British driver Lewis Hamilton clinched his second Formula One title in style after winning the season-ending Abu Dhabi Grand Prix on Sunday, with title rival Nico Rosberg drifting out of contention after failing to recover from a poor start.
Hamilton, the 2008 F1 champion, entered the race with a 17-point lead over his Mercedes rival Rosberg, needing only a top-two finish to guarantee the title.
“Woooooo-hoooooo, world champion I can't believe it! Thank you so much guys,” Hamilton screamed over race radio, before grabbing a Union Jack flag and waving it above his car as his mechanics celebrated wildly.
“It's hard to soak all of this up. So much pressure,” the 29-year-old Hamilton said. “I didn't sleep last night. I went for a run and had a massage, I thought I would be tired, but somehow I felt composed for the race. This has been an incredible year. It feels very surreal, like an out-of-body experience, like it's not really happening.”
He kept his helmet on for several minutes, appearing to wipe away tears, as the emotion of his hard-fought championship win started to sink in.
Standing watching in the Mercedes garage, Britain's Prince Harry told him he was a “legend” and Hamilton was visibly emotional as the national anthem blared out.
“I'm lost for words. One thing I want to say is a big huge `Thank You' to all the fans, to my family. I love you guys,” Hamilton said. “This is the greatest day of my life — 2008 was a special day but this is way, way beyond that.”
Rosberg started from pole position and, with double points on offer, could have taken his first F1 title with a win providing Hamilton finished third or lower.
That dream scenario lasted three seconds — the time it took Hamilton to overtake Rosberg, whose race turned into a nightmare. He eventually finished 14th.
Brazilian driver Felipe Massa crossed the line in second place ahead of his Williams teammate Valtteri Bottas, while Red Bull's Daniel Ricciardo drove superbly to finish fourth despite starting from the back of the grid.
Overall, Hamilton scored 384 points, with Rosberg notching 317 and Ricciardo third with 238.
Although it was a one-sided race, the season was a welcome drivers' contest after Sebastian Vettel beat Fernando Alonso by 155 points last year. Mercedes, however, crushed the competition out of sight, winning 16 of 19 races and securing 18 poles.
“Nico put up an incredible fight throughout the year. We said way back in 1997 that it would be amazing if we were fighting for the title one day,” Hamilton said. “He just came into the room just now, he was very professional. He said `Fantastic, you drove really well.“’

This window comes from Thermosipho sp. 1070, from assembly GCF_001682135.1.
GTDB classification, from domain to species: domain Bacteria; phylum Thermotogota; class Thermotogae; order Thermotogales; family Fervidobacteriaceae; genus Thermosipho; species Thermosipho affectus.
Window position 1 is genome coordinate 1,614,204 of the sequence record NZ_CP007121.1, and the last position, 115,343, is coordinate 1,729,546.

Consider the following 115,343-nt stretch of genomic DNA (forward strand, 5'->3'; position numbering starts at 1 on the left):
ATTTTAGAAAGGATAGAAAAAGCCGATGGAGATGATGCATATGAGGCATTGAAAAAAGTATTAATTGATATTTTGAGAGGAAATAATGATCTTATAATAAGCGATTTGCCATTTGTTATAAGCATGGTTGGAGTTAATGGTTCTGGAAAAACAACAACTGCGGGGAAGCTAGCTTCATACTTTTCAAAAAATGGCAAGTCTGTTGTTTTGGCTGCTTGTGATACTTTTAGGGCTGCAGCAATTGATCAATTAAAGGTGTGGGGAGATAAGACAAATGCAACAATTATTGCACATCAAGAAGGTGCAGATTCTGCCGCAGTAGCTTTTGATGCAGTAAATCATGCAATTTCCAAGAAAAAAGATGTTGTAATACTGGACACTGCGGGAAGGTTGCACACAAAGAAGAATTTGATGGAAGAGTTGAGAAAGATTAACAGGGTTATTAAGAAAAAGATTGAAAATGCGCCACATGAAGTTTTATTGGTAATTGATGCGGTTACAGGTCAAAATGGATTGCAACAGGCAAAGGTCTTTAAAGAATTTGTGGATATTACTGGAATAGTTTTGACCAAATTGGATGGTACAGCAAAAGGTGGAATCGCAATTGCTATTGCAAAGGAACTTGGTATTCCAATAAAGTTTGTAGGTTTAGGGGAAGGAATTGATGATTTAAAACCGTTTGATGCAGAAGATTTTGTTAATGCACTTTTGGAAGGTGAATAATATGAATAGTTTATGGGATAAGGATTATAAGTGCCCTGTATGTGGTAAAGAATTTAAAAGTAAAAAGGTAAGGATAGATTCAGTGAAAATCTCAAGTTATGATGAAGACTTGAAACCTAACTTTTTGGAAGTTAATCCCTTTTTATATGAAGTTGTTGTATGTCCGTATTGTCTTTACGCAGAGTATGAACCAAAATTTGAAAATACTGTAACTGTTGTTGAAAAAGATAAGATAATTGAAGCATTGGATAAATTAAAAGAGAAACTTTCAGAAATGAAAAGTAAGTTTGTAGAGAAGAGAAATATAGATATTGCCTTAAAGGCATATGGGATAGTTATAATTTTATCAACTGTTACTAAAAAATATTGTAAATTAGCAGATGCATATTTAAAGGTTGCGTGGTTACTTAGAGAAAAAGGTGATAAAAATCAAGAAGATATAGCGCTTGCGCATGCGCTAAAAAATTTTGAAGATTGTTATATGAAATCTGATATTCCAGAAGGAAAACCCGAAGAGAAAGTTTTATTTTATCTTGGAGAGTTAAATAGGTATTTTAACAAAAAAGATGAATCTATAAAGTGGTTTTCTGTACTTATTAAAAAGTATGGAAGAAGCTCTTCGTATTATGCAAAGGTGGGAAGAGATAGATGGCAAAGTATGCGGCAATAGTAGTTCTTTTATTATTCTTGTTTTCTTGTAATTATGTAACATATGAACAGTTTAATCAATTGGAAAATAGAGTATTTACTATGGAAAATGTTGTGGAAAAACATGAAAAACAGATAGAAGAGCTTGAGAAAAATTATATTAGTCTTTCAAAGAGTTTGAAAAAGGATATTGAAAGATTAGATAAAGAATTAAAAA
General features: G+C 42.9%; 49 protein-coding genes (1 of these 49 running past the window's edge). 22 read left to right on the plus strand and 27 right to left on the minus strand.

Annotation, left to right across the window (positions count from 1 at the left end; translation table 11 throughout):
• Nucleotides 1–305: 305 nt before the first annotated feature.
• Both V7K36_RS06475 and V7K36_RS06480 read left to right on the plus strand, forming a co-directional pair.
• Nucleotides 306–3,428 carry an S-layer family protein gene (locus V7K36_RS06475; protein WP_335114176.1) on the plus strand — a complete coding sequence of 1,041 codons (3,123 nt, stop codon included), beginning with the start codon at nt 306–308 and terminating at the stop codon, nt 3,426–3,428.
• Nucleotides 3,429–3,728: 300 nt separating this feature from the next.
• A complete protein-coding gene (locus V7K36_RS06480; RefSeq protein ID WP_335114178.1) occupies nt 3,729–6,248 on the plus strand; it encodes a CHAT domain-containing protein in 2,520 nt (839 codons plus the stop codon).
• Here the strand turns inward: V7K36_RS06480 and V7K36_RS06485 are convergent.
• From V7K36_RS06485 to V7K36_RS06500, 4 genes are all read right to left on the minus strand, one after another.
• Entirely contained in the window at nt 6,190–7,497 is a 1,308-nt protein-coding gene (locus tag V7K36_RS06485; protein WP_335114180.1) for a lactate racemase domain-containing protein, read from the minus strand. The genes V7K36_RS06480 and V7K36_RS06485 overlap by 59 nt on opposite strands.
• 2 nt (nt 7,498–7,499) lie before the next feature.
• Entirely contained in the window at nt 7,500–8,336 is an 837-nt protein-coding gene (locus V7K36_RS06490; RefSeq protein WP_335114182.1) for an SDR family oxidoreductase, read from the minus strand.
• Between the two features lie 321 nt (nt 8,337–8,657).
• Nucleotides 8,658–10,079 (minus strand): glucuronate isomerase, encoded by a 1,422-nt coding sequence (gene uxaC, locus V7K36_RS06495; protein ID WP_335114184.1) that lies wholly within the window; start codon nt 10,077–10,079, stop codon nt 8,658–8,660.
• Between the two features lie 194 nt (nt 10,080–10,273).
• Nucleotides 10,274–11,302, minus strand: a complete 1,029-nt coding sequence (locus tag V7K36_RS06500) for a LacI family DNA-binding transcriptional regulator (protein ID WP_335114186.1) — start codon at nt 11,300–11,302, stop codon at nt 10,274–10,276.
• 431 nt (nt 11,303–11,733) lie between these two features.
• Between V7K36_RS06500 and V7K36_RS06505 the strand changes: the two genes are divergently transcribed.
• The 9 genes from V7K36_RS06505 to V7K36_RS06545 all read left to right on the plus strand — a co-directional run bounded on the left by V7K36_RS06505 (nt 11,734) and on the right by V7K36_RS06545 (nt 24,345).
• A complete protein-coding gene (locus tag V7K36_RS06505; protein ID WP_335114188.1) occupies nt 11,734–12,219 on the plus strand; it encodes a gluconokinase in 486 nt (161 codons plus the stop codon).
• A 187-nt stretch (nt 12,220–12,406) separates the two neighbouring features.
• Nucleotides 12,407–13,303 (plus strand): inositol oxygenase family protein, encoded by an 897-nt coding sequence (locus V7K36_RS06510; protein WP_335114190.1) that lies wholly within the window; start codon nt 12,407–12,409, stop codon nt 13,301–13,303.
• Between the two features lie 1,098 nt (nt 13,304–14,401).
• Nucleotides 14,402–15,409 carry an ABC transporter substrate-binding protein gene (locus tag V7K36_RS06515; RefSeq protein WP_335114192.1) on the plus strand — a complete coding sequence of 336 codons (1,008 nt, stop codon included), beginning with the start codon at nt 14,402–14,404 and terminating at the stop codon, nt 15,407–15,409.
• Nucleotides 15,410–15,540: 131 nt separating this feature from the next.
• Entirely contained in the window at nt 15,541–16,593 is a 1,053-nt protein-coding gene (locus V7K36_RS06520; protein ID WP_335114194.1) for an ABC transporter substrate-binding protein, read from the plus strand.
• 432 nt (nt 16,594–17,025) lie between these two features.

As a dejected Rosberg climbed out of his car, Hamilton rushed over to hug his girlfriend Nicole Scherzinger, who was in tears as she gave him a kiss, and Hamilton then jumped up and down with his Mercedes mechanics in a group hug.
Hamilton joins British drivers Graham Hill and Jim Clark with two F1 titles, with only Jackie Stewart ahead of him on three.
He won 11 races to Rosberg's five overall this season. Tellingly, the German driver failed to make the most of pole, having bettered Hamilton 11-7 in qualifying.
His other title was also decided on the last day, when he did just enough to beat Massa by one point at the season-ending Brazilian GP.
That never looked like being repeated in Abu Dhabi, despite Rosberg's brash pre-race talk of pressuring Hamilton into making mistakes.
In the final moments before the start, Rosberg stared blankly ahead in intense concentration mode, while Hamilton's helmet visor was already down.
Rosberg seemed rooted to the spot, while Hamilton showed phenomenal acceleration.
“It was a good start, like a rocket. It was probably the best start I've ever had,” Hamilton said.
This put the onus on Rosberg — his childhood friend and teenage go-karting rival — to match his pre-race fighting talk with some aggressive driving.
It never happened.
As Rosberg's race went from bad to worse, he snapped at his team engineers over race radio to “investigate why” he was losing so much speed.
Hopes fading, Rosberg started to panic and clutched at straws.
“How am I looking for that position I need in case Lewis drops out?” he asked a race engineer.
“It's not good at the moment,” came the reply.
The 5.554-kilometer (3.44-mile) Yas Marina circuit is built on a man-made island, and the race has a unique feel, beginning at dusk and ending under floodlights. With darkness falling, Russian driver Daniil Kvyat veered off track and Pastor Maldonado walked away unharmed as the back of his Lotus car caught fire.